According to initial reports at least 13 were killed and many others were injured following Iranian missiles and drones’ attacks on the Kurdish region of northern Iraq on 28 September. Iranian authorities claim that the attacks targeted Kurdish groups behind the widespread protests that followed Mahsa’s death.
For the past four decades, Iran’s regime has maintained its grip on the country through mass killing, torture, imprisonments, censorship, and curtailing of essential freedoms. Political activists, writers, poets, artists, workers, teachers, and students have been arrested, tortured, and killed. 
We, the members of PEN International at the 88th Congress, together in Uppsala, Sweden, strongly condemn the brutal crackdown on freedom of expression in Iran. We stand in solidarity with the women and people of Iran in their fight for freedom, equality and justice and support their demands for a future without tyranny and dictatorship.
We call for an end to the crackdown on freedom of expression in Iran, and demand that Mahsa’s killers be brought to justice we also call for an immediate halt to military strikes.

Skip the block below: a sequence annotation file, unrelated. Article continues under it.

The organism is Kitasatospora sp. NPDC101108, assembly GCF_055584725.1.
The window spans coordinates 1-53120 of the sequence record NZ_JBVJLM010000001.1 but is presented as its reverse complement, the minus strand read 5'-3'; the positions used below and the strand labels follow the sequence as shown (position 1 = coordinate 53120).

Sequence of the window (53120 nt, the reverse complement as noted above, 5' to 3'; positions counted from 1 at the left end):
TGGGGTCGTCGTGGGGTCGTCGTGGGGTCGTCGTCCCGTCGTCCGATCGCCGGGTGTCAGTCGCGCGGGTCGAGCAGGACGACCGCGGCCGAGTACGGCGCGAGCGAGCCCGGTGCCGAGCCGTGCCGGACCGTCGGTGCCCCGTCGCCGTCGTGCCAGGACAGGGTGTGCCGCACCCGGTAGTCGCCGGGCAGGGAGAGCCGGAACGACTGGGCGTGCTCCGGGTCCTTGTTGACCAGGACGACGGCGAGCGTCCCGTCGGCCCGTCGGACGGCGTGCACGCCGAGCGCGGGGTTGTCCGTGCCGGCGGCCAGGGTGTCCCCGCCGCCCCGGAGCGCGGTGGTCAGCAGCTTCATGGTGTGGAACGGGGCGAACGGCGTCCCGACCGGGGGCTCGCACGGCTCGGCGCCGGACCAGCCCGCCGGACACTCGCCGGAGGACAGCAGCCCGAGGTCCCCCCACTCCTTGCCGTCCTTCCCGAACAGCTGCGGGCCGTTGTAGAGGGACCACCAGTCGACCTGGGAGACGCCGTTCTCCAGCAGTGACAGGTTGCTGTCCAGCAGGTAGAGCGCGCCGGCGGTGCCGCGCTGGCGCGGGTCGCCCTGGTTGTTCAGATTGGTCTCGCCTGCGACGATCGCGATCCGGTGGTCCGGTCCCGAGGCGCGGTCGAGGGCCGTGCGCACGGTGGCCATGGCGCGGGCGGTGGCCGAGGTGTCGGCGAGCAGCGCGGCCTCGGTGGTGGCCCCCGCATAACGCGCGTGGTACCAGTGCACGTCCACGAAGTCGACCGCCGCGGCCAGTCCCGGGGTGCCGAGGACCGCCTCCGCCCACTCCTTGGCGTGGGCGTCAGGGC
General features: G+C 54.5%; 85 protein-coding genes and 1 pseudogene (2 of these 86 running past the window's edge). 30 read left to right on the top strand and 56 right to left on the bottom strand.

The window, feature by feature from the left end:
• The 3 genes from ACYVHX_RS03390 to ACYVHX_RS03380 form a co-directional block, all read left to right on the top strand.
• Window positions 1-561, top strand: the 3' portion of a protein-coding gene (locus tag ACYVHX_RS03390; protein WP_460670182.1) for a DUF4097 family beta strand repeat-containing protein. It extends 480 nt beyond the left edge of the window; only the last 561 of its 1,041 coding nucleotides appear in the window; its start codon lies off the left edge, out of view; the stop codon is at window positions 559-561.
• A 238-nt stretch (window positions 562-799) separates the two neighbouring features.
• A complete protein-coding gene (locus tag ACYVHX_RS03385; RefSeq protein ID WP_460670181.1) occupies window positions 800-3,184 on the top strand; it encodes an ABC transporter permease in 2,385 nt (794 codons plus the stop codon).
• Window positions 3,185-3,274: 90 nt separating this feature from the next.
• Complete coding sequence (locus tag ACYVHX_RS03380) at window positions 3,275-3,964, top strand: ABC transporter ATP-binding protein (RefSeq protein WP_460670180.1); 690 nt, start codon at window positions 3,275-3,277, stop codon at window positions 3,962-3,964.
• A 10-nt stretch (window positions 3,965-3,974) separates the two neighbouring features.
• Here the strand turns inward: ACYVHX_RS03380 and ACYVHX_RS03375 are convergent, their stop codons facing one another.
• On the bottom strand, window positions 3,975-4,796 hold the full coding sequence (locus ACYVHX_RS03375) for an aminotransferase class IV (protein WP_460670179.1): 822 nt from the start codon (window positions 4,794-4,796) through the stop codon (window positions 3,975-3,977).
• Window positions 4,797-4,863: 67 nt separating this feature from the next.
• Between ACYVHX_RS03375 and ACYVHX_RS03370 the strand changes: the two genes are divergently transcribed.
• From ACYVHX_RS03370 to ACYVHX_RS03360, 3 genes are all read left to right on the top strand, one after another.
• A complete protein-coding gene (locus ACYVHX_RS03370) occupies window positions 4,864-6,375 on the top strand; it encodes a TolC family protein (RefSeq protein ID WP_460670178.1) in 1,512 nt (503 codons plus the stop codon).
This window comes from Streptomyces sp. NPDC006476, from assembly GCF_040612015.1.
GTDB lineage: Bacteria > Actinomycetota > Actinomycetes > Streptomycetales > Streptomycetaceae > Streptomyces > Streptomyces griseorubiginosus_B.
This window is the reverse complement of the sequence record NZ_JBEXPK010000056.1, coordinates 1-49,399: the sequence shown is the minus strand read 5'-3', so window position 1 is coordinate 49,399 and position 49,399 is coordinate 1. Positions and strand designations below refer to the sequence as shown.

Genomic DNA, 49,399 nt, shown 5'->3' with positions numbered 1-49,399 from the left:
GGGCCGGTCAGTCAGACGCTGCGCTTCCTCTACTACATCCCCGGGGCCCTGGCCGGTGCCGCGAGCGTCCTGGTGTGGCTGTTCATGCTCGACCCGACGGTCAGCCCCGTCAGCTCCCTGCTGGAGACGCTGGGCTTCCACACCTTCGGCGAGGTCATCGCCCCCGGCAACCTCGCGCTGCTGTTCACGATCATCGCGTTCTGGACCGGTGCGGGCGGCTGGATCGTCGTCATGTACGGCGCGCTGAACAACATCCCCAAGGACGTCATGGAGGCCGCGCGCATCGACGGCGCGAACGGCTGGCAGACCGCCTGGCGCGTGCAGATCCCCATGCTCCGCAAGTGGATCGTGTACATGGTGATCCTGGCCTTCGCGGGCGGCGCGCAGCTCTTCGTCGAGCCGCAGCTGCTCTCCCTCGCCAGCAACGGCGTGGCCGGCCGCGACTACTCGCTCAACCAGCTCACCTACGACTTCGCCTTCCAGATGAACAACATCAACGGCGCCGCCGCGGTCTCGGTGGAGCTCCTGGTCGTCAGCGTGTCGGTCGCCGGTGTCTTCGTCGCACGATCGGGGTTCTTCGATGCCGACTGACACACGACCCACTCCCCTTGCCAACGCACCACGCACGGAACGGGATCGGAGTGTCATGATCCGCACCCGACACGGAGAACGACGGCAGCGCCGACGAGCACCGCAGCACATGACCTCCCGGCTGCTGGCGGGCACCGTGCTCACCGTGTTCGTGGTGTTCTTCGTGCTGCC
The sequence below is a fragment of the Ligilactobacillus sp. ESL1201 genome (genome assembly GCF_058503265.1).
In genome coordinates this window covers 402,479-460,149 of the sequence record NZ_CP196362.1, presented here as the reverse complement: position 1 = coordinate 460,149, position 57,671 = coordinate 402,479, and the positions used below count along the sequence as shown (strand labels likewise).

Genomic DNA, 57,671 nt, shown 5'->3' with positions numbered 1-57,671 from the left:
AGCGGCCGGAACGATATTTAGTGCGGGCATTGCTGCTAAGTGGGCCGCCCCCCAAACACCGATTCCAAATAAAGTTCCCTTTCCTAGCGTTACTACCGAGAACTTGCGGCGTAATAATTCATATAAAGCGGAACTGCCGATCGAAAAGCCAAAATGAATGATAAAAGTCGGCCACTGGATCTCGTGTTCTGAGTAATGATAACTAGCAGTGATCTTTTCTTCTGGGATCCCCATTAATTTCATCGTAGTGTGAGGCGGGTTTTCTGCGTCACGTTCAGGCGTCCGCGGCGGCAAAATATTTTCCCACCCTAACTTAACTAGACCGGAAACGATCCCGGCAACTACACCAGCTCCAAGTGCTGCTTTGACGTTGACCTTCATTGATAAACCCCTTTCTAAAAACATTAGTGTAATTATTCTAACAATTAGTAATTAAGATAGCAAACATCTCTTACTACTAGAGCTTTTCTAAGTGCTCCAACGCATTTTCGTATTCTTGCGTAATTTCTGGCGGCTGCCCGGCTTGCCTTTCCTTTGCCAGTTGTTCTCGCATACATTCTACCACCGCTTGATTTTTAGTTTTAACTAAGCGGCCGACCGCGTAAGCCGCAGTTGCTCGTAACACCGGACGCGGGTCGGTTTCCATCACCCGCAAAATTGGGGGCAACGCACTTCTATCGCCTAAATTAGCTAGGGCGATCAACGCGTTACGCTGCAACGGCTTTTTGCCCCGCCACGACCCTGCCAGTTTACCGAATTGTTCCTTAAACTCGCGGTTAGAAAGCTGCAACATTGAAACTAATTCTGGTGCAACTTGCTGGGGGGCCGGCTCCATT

We invite all members of PEN worldwide, to join in showing your support for the women and people of Iran. Please share this statement widely! Please post it on your websites, send it in your newsletters, and share widely on your social media, using the hash tags: #MahsaAmini and #WomenLifeFreedom. Sunday, 2 October, 2022, will be a global day of support and making our voices heard world ‘round: please use all means at your Centre’s disposal: send emails, post on social media using the above hashtags; offer a public program. And talk! Say her name! Tell her story! Mahsa (Zhina) Amini! Let us join in solidarity to support the women and people of Iran!
Statement provided by Zoë Rodriguez (Chair, PEN International Women Writers Committee)